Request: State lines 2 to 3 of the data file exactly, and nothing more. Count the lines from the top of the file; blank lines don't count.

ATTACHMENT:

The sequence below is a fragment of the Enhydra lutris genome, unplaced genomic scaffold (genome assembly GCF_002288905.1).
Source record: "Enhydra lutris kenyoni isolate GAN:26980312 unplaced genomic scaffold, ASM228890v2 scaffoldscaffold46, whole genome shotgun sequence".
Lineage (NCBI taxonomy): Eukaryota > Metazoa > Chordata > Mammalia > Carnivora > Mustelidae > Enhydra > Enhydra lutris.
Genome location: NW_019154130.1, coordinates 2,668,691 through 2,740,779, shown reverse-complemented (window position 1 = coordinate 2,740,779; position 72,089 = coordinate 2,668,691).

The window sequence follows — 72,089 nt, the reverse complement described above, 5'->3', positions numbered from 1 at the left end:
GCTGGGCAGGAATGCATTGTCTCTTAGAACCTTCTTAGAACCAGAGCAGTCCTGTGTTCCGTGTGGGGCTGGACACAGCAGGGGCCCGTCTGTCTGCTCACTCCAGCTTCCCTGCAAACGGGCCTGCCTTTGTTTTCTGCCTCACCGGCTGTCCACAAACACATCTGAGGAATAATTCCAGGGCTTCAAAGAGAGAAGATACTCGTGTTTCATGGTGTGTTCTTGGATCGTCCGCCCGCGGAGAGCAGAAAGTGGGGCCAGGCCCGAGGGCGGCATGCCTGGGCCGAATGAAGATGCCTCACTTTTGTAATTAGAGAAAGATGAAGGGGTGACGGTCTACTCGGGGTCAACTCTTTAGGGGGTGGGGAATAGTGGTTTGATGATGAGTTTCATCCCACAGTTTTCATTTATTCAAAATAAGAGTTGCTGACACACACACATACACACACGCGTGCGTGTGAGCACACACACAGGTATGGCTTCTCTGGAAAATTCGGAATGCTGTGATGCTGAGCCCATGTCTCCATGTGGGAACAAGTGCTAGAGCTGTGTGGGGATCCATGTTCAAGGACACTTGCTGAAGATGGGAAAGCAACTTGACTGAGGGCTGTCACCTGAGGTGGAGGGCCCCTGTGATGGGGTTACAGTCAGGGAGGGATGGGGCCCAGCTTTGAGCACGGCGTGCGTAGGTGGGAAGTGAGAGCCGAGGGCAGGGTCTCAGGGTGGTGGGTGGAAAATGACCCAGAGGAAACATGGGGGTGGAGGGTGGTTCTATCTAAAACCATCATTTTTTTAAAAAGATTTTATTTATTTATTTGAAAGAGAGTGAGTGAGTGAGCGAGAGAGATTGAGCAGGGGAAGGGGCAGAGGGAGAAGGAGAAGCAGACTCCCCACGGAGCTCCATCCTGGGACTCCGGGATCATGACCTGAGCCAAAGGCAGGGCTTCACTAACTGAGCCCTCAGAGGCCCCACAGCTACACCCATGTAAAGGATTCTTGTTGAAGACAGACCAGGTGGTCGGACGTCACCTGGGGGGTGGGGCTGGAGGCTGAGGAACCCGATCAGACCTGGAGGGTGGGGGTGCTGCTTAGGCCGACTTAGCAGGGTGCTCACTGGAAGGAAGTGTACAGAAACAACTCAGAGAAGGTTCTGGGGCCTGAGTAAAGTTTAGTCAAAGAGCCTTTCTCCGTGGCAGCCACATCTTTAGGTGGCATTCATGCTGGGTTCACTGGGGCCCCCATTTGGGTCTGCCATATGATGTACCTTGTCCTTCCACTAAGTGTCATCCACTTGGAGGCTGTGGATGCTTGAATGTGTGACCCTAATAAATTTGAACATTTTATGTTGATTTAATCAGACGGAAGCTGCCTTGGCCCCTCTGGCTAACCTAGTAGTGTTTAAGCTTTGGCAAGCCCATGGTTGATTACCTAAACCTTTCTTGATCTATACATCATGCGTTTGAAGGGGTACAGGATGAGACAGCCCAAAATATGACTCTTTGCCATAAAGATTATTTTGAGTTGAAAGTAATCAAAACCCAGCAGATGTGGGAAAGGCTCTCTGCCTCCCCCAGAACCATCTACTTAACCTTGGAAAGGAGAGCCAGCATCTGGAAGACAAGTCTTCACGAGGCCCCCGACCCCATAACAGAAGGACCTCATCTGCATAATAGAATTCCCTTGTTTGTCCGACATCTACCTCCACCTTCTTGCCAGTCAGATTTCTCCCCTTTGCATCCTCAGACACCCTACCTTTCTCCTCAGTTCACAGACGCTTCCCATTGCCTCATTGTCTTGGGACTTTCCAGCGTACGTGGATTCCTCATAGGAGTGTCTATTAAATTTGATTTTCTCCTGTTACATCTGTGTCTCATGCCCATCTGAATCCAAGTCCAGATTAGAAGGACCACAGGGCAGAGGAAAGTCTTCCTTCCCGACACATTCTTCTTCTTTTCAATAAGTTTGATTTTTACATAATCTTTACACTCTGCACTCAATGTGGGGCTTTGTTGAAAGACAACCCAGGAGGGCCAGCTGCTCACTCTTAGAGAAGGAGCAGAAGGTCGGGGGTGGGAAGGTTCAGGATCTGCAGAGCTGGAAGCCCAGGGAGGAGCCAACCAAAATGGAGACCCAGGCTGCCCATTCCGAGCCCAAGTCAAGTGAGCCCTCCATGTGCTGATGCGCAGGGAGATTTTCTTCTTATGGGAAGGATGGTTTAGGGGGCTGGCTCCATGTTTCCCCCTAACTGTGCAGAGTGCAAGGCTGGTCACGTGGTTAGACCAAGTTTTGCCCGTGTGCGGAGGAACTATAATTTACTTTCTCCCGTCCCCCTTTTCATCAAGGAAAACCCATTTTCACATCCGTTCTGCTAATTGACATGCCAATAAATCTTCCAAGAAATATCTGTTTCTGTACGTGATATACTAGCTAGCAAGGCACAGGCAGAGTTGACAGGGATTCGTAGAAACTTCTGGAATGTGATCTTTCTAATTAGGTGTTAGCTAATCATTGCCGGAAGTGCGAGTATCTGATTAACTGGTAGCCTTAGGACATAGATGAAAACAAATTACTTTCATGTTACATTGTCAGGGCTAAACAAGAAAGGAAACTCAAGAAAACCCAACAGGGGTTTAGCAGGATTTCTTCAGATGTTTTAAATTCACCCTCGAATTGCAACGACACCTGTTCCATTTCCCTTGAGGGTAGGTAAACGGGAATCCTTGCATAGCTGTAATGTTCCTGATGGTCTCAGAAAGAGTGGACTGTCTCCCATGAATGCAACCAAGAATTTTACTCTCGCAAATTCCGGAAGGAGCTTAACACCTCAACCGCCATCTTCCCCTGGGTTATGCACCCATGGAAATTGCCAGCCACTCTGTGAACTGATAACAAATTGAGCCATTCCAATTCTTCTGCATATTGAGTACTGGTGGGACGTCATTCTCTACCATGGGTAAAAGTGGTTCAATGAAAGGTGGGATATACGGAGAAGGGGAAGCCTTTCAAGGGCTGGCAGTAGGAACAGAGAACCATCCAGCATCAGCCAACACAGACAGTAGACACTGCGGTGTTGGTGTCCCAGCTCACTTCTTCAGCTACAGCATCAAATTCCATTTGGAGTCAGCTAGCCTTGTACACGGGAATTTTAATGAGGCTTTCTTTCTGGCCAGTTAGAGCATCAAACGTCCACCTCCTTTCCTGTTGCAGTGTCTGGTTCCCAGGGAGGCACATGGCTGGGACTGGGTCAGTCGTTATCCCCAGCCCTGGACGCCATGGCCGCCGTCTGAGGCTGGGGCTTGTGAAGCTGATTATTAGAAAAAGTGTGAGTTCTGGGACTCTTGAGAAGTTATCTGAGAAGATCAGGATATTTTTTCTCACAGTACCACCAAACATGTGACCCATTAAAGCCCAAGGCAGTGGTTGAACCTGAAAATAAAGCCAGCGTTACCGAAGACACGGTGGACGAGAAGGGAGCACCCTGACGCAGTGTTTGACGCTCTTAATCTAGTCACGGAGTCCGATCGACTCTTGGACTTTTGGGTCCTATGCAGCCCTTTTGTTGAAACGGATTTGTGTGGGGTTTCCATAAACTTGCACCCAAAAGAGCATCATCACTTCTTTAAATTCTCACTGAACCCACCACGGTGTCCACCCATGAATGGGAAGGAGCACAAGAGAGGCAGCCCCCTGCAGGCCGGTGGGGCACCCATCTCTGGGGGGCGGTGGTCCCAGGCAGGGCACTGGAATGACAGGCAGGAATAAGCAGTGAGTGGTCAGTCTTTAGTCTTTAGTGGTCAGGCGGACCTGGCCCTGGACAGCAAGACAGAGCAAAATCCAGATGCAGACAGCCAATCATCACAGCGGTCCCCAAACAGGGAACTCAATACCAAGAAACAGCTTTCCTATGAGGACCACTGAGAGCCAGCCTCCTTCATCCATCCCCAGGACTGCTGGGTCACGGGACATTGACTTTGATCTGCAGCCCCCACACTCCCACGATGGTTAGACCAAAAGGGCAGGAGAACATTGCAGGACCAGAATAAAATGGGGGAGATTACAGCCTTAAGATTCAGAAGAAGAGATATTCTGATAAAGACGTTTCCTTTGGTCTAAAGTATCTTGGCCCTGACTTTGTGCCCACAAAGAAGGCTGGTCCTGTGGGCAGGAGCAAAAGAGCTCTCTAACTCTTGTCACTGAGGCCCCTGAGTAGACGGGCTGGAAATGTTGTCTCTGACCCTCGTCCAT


Source record: "Enhydra lutris kenyoni isolate GAN:26980312 unplaced genomic scaffold, ASM228890v2 scaffoldscaffold46, whole genome shotgun sequence".
Lineage (NCBI taxonomy): Eukaryota > Metazoa > Chordata > Mammalia > Carnivora > Mustelidae > Enhydra > Enhydra lutris.